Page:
[continued from the last post….]
The Film Locations (Part 3):
9. Raffles Place & Chinatown
The Japanese launched an air raid over Singapore on 8 December 1941 and began a 70-day offensive on Malaya and the island of Singapore. Subsequently, air raids were frequent and parts of Raffles Place and Chinatown were usually the hardest hit. The following archive footage film-stills from the documentary feature the aftermath of the incessant bombing that would occur between 8 Dec 1941 and the surrender of Singapore on 15 Feb 1942.
10. Suburbs / Countryside
The Japanese 25th Army landed in Singapore on the 7 Dec 1942 and began a 1-week siege with the city center of Singapore as their eventual target. They approached from the northwest and north of the island, passing outlying suburbs and villages and made their advance along major roads that lead to the city of Singapore in the south of the island.
11. Tanjong Pagar Railway Station (Syonan Railway Station)
After the surrender of the British forces in Singapore on 15 Feb 1942, the Japanese renamed Singapore as “Syonan-To” (which means “Light of the South” in Japanese). There was a concerted effort to give new Japanese names to all the major institutions and buildings in Singapore. The Tanjong Pagar Railway Station was promptly renamed “Syonan Railway Station”. And that was a cause for celebration by the Japanese troops…
12. Singapore Recreation Club (SRC)
The documentary features archive footage of a large group of people gathering in front of the Singapore Recreation Club in the Padang where a rally was held, presumably after the surrender of the British in Singapore. The footage was accompanied by the voice-over narration: “In Singapore, the Japanese portrayed themselves as liberators…”
Who were these people? Locals? Eurasians, Malays, Chinese? Japanese? Many of them wore round hard hats, then in vogue among the upper class of the local community — rich businessmen and landowners. What was the purpose of the rally? I have yet to find out…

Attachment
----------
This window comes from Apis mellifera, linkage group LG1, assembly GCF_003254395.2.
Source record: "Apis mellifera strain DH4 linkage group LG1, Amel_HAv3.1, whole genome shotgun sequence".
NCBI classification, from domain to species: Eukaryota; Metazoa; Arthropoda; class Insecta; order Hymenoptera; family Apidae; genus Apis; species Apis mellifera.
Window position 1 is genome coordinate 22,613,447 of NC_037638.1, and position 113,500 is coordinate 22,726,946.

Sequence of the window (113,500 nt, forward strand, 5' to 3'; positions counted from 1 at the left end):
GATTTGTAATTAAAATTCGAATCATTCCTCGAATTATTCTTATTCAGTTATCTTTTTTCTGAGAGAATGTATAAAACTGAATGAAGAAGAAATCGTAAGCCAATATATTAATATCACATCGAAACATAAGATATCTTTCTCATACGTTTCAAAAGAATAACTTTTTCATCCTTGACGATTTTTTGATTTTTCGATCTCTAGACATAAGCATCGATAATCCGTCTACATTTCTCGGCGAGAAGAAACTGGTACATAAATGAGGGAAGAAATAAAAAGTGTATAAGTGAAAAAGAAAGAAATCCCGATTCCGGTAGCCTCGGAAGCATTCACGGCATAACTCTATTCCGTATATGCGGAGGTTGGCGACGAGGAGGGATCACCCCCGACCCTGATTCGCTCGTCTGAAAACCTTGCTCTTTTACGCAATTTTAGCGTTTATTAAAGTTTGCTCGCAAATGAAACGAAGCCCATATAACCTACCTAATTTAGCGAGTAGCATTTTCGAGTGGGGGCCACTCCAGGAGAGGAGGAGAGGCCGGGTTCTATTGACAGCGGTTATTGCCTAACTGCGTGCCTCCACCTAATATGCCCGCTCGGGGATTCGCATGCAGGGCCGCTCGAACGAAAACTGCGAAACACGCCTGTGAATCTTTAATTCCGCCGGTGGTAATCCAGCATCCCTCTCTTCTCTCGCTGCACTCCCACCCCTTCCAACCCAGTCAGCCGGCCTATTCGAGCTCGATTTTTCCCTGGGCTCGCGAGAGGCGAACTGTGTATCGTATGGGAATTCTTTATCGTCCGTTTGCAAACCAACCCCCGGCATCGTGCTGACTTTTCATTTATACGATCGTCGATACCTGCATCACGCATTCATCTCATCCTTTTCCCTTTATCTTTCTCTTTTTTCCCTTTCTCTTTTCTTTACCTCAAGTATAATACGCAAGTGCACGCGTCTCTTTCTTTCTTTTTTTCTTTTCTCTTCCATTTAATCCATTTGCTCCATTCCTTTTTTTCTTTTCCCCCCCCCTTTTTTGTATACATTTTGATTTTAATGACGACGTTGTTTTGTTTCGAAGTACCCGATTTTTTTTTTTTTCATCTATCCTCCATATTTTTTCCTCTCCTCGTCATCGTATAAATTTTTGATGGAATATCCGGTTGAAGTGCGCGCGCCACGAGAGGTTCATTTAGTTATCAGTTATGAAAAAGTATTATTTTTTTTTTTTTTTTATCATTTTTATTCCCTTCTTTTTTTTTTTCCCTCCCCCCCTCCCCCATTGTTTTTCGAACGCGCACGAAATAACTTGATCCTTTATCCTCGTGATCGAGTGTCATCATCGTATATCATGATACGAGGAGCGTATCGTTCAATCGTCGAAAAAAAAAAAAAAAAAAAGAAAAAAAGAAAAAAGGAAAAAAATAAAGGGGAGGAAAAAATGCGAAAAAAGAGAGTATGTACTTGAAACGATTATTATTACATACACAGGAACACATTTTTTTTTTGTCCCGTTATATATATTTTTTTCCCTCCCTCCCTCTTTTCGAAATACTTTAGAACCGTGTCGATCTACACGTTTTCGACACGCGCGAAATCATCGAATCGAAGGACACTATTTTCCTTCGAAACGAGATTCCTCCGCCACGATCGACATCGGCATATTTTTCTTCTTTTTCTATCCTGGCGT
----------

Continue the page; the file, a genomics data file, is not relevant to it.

(18 Oct 2012: Update – The people in the film-stills below could have been Eurasians who had gathered at SRC on 3rd March 1942 by order of the Nipponese Defence Headquarters for registration and screening after the fall of Singapore. Those who had registered would be given an armband as a mark of identification. Several of those who had served in the Straits Settlement Volunteer Force were mistreated and released after being classified as “enemy aliens” on parole.
The Chief of the Synonan Defence Headquarters had said the following in his address to the Eurasians at SRC: “Until now you were spoiled in circumstances of individualism and liberalism. You were used to an easy-going life of amusements, but you will soon see the real idea of mankind, the new conception of the New World… The time for looking to personal and individual affairs is gone. Look! The burning of the dead lightens up the Syonan sky. The New Dawn has come over a new Great Asia… Most of you belong to the educated class and you still continue your thoughts and actions as before, disobeying our orders. We must think of heavy punishment for you.”)
The Singapore Recreation Club was founded by a group of Eurasians in 1883. It is one of the oldest social clubs still operating in Singapore today. The SRC was also an Eurasian-only social club until 1963, when membership rules were changed to allow people of all communities in Singapore to join, with the intent of becoming an “inter-racial club”.
13. Training grounds for the Indian Army
Well, to be honest, I have no idea where the Indian Army in Singapore trained to prepare them for the Japanese invasion in 1941-42. But, the documentary do feature an amusing set of archive footage of Indian soldiers smoking the hookah, and I just felt it appropriate to present them here, as a somewhat solacing end to this series of war-time locations from the archive footage found in the “Singapore 1942: End of Empire” documentary.